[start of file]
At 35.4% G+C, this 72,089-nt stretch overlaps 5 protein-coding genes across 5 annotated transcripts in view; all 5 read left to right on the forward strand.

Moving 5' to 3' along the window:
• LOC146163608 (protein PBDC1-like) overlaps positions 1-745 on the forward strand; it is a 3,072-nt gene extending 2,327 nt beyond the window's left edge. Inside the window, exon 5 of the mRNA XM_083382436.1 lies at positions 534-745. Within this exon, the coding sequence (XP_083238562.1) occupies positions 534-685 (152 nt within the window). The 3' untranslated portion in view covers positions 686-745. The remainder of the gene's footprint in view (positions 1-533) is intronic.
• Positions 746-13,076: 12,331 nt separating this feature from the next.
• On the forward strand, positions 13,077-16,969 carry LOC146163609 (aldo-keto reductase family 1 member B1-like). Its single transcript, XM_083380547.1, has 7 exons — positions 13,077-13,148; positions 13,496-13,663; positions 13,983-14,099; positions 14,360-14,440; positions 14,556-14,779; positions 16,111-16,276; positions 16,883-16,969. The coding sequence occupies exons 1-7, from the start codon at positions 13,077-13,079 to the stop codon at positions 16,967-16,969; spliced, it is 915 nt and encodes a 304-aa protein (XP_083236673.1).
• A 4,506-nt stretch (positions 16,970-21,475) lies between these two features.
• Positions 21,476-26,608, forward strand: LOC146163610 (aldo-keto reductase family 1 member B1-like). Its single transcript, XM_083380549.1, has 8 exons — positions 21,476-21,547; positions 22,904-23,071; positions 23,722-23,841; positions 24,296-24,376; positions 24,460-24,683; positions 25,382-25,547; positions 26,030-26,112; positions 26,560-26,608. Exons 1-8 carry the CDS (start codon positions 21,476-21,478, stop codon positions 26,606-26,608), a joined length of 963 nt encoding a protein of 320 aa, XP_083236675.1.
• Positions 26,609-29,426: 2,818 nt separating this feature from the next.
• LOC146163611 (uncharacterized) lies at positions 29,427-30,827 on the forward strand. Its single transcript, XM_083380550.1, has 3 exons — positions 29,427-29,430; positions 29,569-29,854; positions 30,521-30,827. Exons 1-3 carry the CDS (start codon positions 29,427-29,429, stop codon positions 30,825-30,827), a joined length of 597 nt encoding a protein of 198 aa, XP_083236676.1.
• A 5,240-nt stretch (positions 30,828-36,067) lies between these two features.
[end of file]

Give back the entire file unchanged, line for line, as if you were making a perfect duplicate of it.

At 35.4% G+C, this 72,089-nt stretch overlaps 5 protein-coding genes across 5 annotated transcripts in view; all 5 read left to right on the forward strand.

Moving 5' to 3' along the window:
• LOC146163608 (protein PBDC1-like) overlaps positions 1-745 on the forward strand; it is a 3,072-nt gene extending 2,327 nt beyond the window's left edge. Inside the window, exon 5 of the mRNA XM_083382436.1 lies at positions 534-745. Within this exon, the coding sequence (XP_083238562.1) occupies positions 534-685 (152 nt within the window). The 3' untranslated portion in view covers positions 686-745. The remainder of the gene's footprint in view (positions 1-533) is intronic.
• Positions 746-13,076: 12,331 nt separating this feature from the next.
• On the forward strand, positions 13,077-16,969 carry LOC146163609 (aldo-keto reductase family 1 member B1-like). Its single transcript, XM_083380547.1, has 7 exons — positions 13,077-13,148; positions 13,496-13,663; positions 13,983-14,099; positions 14,360-14,440; positions 14,556-14,779; positions 16,111-16,276; positions 16,883-16,969. The coding sequence occupies exons 1-7, from the start codon at positions 13,077-13,079 to the stop codon at positions 16,967-16,969; spliced, it is 915 nt and encodes a 304-aa protein (XP_083236673.1).
• A 4,506-nt stretch (positions 16,970-21,475) lies between these two features.
• Positions 21,476-26,608, forward strand: LOC146163610 (aldo-keto reductase family 1 member B1-like). Its single transcript, XM_083380549.1, has 8 exons — positions 21,476-21,547; positions 22,904-23,071; positions 23,722-23,841; positions 24,296-24,376; positions 24,460-24,683; positions 25,382-25,547; positions 26,030-26,112; positions 26,560-26,608. Exons 1-8 carry the CDS (start codon positions 21,476-21,478, stop codon positions 26,606-26,608), a joined length of 963 nt encoding a protein of 320 aa, XP_083236675.1.
• Positions 26,609-29,426: 2,818 nt separating this feature from the next.
• LOC146163611 (uncharacterized) lies at positions 29,427-30,827 on the forward strand. Its single transcript, XM_083380550.1, has 3 exons — positions 29,427-29,430; positions 29,569-29,854; positions 30,521-30,827. Exons 1-3 carry the CDS (start codon positions 29,427-29,429, stop codon positions 30,825-30,827), a joined length of 597 nt encoding a protein of 198 aa, XP_083236676.1.
• A 5,240-nt stretch (positions 30,828-36,067) lies between these two features.